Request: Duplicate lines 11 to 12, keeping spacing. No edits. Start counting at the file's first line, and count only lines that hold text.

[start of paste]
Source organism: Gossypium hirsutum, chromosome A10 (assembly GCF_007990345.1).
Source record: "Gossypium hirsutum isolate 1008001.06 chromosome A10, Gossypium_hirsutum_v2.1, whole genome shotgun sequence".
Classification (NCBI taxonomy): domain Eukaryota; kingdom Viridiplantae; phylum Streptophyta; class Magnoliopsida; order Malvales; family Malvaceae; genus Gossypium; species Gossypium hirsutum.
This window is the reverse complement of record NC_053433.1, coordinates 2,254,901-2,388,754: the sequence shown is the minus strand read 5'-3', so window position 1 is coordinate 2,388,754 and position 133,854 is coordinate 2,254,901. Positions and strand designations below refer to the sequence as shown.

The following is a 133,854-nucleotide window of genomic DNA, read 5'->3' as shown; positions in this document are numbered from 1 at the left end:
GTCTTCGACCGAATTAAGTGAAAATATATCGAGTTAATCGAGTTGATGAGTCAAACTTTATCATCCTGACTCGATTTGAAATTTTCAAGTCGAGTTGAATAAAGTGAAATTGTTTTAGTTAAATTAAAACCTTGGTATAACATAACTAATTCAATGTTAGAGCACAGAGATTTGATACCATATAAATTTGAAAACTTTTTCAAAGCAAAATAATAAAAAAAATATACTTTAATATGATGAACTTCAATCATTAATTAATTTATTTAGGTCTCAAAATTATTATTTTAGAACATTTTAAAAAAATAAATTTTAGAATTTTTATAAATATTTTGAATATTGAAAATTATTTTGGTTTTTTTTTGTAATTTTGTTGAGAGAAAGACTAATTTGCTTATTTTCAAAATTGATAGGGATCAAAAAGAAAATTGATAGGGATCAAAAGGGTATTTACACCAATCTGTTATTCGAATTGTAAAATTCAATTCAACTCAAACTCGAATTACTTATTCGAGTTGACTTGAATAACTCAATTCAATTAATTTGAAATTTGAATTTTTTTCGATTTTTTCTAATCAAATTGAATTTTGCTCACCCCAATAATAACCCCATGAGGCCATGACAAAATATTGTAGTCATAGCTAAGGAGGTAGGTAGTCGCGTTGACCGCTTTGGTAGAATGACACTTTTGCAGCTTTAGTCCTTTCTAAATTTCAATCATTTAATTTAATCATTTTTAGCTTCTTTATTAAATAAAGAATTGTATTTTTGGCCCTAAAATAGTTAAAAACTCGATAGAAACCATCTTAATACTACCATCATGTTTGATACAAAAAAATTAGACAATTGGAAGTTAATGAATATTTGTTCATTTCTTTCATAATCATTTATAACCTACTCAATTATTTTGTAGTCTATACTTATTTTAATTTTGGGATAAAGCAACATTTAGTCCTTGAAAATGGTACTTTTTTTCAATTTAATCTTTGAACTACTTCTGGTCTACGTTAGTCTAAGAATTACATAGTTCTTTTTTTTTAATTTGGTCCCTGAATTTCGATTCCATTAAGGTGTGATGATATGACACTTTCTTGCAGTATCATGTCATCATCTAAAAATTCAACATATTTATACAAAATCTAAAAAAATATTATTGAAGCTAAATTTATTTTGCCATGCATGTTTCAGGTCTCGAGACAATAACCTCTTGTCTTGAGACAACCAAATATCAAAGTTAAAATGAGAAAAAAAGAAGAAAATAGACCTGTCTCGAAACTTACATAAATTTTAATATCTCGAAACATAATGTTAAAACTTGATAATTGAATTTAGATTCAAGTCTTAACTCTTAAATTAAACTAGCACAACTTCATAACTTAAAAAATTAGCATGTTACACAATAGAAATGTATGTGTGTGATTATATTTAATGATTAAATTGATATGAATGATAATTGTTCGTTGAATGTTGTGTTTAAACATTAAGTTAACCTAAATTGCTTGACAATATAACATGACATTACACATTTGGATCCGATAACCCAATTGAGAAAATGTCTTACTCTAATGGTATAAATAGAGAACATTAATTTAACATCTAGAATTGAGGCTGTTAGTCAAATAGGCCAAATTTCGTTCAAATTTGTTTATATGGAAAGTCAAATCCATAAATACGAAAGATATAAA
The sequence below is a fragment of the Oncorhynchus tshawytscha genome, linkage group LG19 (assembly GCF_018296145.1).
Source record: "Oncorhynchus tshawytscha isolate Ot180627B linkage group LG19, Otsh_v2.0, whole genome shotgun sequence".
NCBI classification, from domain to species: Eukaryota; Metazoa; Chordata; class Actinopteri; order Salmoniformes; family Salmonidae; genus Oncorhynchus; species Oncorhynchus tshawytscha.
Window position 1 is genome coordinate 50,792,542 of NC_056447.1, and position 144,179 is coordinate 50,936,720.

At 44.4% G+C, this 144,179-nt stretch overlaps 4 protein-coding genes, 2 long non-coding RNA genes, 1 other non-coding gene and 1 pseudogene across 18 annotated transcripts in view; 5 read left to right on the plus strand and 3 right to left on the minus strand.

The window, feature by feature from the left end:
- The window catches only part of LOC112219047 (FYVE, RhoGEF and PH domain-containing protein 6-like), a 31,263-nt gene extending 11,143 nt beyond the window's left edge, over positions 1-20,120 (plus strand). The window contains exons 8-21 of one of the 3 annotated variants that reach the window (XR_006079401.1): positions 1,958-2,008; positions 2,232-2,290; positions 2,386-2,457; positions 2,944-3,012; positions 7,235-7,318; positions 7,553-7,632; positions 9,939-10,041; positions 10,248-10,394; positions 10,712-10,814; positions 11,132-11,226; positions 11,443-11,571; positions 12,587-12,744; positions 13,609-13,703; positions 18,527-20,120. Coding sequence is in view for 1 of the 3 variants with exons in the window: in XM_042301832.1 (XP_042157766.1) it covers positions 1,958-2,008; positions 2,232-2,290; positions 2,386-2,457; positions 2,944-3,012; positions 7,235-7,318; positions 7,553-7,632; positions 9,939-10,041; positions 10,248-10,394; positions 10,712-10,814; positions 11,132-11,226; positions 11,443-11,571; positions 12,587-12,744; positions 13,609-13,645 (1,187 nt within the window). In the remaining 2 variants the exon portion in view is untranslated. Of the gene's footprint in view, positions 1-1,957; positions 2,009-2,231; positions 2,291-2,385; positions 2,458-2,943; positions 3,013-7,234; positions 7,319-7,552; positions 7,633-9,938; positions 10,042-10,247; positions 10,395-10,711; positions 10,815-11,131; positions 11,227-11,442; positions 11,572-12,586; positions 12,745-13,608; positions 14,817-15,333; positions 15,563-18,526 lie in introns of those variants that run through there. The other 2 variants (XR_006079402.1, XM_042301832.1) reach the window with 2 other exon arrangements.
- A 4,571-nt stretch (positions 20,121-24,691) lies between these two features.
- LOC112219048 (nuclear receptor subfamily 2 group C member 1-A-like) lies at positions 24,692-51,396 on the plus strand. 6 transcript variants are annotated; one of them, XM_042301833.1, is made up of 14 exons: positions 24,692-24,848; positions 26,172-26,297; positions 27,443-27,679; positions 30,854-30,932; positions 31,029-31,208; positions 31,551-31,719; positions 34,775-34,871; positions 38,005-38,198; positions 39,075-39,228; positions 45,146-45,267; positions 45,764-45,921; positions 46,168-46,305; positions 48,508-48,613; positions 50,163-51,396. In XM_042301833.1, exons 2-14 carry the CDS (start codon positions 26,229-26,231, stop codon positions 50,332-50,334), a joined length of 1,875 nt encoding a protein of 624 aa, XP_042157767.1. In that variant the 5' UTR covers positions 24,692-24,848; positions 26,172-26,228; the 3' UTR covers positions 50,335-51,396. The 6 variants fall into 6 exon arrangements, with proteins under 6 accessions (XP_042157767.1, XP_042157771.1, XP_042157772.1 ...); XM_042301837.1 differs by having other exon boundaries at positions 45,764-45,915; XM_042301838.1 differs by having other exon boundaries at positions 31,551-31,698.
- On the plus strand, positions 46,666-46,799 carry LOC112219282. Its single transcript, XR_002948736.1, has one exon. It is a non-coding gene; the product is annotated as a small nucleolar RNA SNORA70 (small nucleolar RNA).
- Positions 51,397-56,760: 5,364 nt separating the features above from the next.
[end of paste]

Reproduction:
At 44.4% G+C, this 144,179-nt stretch overlaps 4 protein-coding genes, 2 long non-coding RNA genes, 1 other non-coding gene and 1 pseudogene across 18 annotated transcripts in view; 5 read left to right on the plus strand and 3 right to left on the minus strand.

The window, feature by feature from the left end: